He loved traveling with his wife Millie and they both cherished their annual family retreat to Gasparilla Island, Florida. He tried his hand at many diverse activities such as fly fishing, Bonsai tree growing, water color painting, photographing sunsets of the world, and wood carving. He loved gardening and was particularly proud of his roses. He lovingly handmade mantel clocks for each of his childrens' first wedding anniversaries – the continued chiming of which was intended to remind them of the gift of family, a safe home, and perhaps our obligation to use to the best of our abilities the hours we have been granted on this earth. Yet he was happiest and most fulfilled when with his family.

He is preceded in death by his twin sister Mary Rice and beloved brothers, Robert and John Rice. He is survived by his loving wife, Millie, children Dr. James & Ruth Rice (Brookings, SD), Dr. Steven & Sue Rice (St. Cloud), Mary & Carl Maijer (Edina), Dr. Thomas & Eileen Rice (West St. Paul), Cathy & Joe Kalkman (Eagan), Pat & Tom Hooley (Stillwater), William Henry II & Angie Rice (Lino Lakes), Ann and Randy Nelsen (Minnetonka), 24 grandchildren and two great grandchildren. He spread his love so wide that he was able to have a unique relationship with each and every one of his grandchildren, influencing their lives significantly. He has left them with a legacy of belief in Christian faith and values, the importance of public service, respect for diversity, and selflessness.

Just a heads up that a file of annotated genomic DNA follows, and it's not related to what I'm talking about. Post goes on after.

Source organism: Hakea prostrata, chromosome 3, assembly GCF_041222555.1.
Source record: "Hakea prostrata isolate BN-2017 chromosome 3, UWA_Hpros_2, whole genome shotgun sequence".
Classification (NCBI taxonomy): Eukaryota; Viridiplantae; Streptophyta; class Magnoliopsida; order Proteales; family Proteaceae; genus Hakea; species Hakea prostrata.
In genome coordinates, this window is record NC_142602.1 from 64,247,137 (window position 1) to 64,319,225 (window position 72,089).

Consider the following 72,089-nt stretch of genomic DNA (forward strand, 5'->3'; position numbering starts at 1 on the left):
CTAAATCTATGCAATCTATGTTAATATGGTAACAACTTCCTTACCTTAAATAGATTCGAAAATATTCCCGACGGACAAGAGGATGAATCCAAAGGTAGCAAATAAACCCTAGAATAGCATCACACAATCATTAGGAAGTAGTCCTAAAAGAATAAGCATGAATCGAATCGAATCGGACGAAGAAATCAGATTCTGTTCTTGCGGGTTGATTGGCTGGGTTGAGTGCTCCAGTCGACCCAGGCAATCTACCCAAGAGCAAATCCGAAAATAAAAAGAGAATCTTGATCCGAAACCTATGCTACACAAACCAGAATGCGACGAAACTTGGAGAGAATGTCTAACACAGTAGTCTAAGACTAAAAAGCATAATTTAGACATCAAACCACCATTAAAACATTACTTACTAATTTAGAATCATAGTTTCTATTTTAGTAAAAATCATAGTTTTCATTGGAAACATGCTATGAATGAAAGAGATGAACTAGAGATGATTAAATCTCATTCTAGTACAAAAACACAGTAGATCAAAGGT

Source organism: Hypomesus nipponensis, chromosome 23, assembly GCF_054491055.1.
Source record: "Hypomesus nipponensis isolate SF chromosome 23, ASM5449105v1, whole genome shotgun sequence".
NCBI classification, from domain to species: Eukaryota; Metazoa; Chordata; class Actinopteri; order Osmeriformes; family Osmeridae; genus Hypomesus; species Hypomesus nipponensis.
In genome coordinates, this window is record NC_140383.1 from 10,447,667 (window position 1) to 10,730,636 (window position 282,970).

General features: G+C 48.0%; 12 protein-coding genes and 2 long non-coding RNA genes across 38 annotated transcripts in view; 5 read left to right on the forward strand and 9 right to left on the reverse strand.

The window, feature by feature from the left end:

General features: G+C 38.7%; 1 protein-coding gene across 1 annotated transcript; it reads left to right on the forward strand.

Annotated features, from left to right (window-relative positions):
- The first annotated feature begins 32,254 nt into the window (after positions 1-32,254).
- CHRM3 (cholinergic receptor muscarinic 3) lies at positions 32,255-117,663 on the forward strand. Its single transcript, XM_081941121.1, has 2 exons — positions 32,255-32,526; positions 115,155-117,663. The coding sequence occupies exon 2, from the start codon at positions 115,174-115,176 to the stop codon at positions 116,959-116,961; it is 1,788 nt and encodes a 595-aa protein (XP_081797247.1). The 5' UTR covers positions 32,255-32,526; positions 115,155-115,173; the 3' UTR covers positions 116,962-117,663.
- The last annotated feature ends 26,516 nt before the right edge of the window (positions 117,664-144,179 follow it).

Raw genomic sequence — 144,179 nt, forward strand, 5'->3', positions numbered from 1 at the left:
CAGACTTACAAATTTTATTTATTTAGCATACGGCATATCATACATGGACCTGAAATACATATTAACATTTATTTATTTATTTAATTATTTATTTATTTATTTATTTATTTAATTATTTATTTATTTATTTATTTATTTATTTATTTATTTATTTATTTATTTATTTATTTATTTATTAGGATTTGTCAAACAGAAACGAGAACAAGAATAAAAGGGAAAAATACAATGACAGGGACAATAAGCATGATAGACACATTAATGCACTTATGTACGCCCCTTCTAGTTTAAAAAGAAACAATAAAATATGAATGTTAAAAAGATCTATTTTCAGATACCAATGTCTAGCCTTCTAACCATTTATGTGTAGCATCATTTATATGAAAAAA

He was a humble and gentle man who achieved much and impacted the lives of so many. He is loved beyond measure.
In lieu of flowers, memorials preferred to All Saints Academy School (320-251-5295) or to St. Cloud Cathedral High School (http://www.cathedralalumni.org/support-chs).

Published in the St. Cloud Times from Feb. 12 to Feb. 15, 2013
Funeral Home
Williams Dingmann Funeral Homes
1900 Veterans Drive St. Cloud, MN 56303
(320) 252-2522